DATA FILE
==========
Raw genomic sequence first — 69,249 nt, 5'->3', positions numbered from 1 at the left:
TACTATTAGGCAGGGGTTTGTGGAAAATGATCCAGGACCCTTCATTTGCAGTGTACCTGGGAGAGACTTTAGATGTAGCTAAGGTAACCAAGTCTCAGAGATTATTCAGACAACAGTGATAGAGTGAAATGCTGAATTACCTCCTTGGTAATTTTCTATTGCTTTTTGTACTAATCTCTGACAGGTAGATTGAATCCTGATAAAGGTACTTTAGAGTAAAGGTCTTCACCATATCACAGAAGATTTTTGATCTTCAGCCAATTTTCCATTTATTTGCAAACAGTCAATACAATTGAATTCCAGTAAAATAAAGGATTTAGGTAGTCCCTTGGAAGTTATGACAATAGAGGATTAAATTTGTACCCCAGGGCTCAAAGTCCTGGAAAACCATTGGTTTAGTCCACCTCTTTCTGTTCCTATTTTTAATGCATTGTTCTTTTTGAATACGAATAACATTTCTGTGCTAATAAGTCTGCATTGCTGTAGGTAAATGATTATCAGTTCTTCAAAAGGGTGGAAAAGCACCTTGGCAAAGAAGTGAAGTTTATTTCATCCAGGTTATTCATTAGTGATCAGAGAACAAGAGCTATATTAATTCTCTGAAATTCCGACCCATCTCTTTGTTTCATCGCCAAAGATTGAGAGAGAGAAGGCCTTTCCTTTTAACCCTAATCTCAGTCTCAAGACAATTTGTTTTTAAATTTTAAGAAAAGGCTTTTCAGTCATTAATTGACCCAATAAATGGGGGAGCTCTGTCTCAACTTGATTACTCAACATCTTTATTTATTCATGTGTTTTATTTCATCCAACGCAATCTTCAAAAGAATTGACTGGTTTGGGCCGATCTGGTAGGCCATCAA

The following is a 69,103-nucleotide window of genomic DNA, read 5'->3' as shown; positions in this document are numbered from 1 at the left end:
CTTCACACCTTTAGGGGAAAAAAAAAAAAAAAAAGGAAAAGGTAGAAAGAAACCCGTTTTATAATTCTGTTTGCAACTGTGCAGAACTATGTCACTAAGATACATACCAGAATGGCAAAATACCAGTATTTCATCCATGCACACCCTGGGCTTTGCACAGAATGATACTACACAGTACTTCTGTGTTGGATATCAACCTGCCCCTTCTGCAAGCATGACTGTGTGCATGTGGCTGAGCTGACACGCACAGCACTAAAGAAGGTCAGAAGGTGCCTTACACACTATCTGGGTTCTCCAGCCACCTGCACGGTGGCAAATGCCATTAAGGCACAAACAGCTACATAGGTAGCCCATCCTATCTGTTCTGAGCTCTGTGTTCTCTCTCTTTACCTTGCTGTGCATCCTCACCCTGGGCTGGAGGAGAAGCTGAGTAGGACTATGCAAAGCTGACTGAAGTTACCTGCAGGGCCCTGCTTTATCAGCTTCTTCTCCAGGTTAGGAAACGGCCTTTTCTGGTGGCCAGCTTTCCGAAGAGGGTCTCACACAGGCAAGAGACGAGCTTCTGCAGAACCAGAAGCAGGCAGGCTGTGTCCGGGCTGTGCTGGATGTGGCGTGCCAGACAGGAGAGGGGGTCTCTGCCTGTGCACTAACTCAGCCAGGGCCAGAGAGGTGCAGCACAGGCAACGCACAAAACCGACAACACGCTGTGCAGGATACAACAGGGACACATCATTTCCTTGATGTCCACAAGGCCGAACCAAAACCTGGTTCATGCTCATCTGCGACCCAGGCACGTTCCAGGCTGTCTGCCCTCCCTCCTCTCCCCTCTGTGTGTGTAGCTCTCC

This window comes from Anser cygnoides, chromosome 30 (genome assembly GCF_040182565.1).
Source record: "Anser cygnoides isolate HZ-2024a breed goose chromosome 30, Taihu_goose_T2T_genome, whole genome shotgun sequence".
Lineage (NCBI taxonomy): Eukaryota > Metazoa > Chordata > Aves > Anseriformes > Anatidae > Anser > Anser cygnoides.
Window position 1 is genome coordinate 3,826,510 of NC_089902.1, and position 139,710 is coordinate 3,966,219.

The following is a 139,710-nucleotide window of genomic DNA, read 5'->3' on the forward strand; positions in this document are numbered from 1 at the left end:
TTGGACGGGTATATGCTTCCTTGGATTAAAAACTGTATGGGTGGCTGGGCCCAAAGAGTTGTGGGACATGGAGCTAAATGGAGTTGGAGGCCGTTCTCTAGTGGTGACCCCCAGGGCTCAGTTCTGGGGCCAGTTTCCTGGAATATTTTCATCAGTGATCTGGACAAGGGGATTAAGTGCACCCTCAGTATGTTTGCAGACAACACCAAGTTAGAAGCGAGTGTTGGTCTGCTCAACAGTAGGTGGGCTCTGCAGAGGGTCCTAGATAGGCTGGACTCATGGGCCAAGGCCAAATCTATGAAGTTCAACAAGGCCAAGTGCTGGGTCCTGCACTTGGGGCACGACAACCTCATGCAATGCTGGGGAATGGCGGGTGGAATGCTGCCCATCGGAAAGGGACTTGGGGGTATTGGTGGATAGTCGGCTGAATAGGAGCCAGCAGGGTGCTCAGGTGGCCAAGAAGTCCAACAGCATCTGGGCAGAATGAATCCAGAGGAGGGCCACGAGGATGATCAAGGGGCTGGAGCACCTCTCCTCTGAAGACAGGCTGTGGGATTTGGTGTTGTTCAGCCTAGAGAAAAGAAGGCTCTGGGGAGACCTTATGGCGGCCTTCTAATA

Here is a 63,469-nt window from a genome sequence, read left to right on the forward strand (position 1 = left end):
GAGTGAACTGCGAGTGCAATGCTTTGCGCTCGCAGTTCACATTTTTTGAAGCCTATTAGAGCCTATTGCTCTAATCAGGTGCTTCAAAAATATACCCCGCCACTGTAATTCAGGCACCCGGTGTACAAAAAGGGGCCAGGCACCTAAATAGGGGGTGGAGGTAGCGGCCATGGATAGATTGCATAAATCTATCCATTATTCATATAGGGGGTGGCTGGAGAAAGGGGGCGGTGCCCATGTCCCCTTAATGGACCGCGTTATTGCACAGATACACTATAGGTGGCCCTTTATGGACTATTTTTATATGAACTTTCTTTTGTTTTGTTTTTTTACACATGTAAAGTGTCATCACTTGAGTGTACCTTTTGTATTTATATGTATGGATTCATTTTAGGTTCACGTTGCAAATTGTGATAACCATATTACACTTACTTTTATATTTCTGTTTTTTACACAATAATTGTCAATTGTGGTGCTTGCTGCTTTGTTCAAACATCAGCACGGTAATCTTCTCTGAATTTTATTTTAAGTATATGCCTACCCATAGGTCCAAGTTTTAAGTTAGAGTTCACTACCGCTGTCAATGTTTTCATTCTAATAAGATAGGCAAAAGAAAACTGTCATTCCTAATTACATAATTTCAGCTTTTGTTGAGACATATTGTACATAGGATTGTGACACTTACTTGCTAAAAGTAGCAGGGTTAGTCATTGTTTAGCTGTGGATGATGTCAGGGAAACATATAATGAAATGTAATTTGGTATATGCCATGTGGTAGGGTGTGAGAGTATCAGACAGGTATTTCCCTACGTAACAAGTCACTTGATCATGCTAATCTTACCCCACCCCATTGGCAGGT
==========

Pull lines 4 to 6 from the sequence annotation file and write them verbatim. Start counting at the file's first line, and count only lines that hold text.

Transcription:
CTTCACACCTTTAGGGGAAAAAAAAAAAAAAAAAGGAAAAGGTAGAAAGAAACCCGTTTTATAATTCTGTTTGCAACTGTGCAGAACTATGTCACTAAGATACATACCAGAATGGCAAAATACCAGTATTTCATCCATGCACACCCTGGGCTTTGCACAGAATGATACTACACAGTACTTCTGTGTTGGATATCAACCTGCCCCTTCTGCAAGCATGACTGTGTGCATGTGGCTGAGCTGACACGCACAGCACTAAAGAAGGTCAGAAGGTGCCTTACACACTATCTGGGTTCTCCAGCCACCTGCACGGTGGCAAATGCCATTAAGGCACAAACAGCTACATAGGTAGCCCATCCTATCTGTTCTGAGCTCTGTGTTCTCTCTCTTTACCTTGCTGTGCATCCTCACCCTGGGCTGGAGGAGAAGCTGAGTAGGACTATGCAAAGCTGACTGAAGTTACCTGCAGGGCCCTGCTTTATCAGCTTCTTCTCCAGGTTAGGAAACGGCCTTTTCTGGTGGCCAGCTTTCCGAAGAGGGTCTCACACAGGCAAGAGACGAGCTTCTGCAGAACCAGAAGCAGGCAGGCTGTGTCCGGGCTGTGCTGGATGTGGCGTGCCAGACAGGAGAGGGGGTCTCTGCCTGTGCACTAACTCAGCCAGGGCCAGAGAGGTGCAGCACAGGCAACGCACAAAACCGACAACACGCTGTGCAGGATACAACAGGGACACATCATTTCCTTGATGTCCACAAGGCCGAACCAAAACCTGGTTCATGCTCATCTGCGACCCAGGCACGTTCCAGGCTGTCTGCCCTCCCTCCTCTCCCCTCTGTGTGTGTAGCTCTCC

This window comes from Anser cygnoides, chromosome 30 (genome assembly GCF_040182565.1).
Source record: "Anser cygnoides isolate HZ-2024a breed goose chromosome 30, Taihu_goose_T2T_genome, whole genome shotgun sequence".